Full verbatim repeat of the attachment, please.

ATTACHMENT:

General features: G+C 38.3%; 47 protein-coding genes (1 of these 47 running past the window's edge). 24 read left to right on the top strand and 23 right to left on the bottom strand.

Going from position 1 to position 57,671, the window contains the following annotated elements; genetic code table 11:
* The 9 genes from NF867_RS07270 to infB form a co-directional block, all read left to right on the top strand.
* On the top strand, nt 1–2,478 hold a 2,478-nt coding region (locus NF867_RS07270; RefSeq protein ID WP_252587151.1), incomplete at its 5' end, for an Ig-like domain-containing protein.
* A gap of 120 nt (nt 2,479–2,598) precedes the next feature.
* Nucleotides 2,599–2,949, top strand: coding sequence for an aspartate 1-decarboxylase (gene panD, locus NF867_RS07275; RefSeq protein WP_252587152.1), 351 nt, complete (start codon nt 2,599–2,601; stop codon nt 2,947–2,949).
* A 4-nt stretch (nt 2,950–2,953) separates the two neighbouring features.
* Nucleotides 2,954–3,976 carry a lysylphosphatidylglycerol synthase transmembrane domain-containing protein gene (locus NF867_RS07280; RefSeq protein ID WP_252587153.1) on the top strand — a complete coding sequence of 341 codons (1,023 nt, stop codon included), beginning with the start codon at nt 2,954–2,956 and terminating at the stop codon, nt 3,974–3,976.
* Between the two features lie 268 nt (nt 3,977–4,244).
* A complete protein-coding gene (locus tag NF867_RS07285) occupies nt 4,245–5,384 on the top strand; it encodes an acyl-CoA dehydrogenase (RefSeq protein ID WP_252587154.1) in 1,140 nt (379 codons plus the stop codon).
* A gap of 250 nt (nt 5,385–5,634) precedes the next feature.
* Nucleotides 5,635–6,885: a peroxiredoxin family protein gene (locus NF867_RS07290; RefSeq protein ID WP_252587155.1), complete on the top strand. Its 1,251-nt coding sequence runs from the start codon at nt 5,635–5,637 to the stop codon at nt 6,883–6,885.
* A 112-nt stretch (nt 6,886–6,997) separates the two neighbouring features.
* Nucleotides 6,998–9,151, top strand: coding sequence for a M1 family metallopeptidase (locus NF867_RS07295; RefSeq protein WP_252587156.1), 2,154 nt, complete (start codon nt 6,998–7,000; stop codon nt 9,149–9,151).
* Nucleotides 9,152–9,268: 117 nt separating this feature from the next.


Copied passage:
General features: G+C 38.3%; 47 protein-coding genes (1 of these 47 running past the window's edge). 24 read left to right on the top strand and 23 right to left on the bottom strand.

Going from position 1 to position 57,671, the window contains the following annotated elements; genetic code table 11:
* The 9 genes from NF867_RS07270 to infB form a co-directional block, all read left to right on the top strand.
* On the top strand, nt 1–2,478 hold a 2,478-nt coding region (locus NF867_RS07270; RefSeq protein ID WP_252587151.1), incomplete at its 5' end, for an Ig-like domain-containing protein.
* A gap of 120 nt (nt 2,479–2,598) precedes the next feature.
* Nucleotides 2,599–2,949, top strand: coding sequence for an aspartate 1-decarboxylase (gene panD, locus NF867_RS07275; RefSeq protein WP_252587152.1), 351 nt, complete (start codon nt 2,599–2,601; stop codon nt 2,947–2,949).
* A 4-nt stretch (nt 2,950–2,953) separates the two neighbouring features.
* Nucleotides 2,954–3,976 carry a lysylphosphatidylglycerol synthase transmembrane domain-containing protein gene (locus NF867_RS07280; RefSeq protein ID WP_252587153.1) on the top strand — a complete coding sequence of 341 codons (1,023 nt, stop codon included), beginning with the start codon at nt 2,954–2,956 and terminating at the stop codon, nt 3,974–3,976.
* Between the two features lie 268 nt (nt 3,977–4,244).
* A complete protein-coding gene (locus tag NF867_RS07285) occupies nt 4,245–5,384 on the top strand; it encodes an acyl-CoA dehydrogenase (RefSeq protein ID WP_252587154.1) in 1,140 nt (379 codons plus the stop codon).
* A gap of 250 nt (nt 5,385–5,634) precedes the next feature.
* Nucleotides 5,635–6,885: a peroxiredoxin family protein gene (locus NF867_RS07290; RefSeq protein ID WP_252587155.1), complete on the top strand. Its 1,251-nt coding sequence runs from the start codon at nt 5,635–5,637 to the stop codon at nt 6,883–6,885.
* A 112-nt stretch (nt 6,886–6,997) separates the two neighbouring features.
* Nucleotides 6,998–9,151, top strand: coding sequence for a M1 family metallopeptidase (locus NF867_RS07295; RefSeq protein WP_252587156.1), 2,154 nt, complete (start codon nt 6,998–7,000; stop codon nt 9,149–9,151).
* Nucleotides 9,152–9,268: 117 nt separating this feature from the next.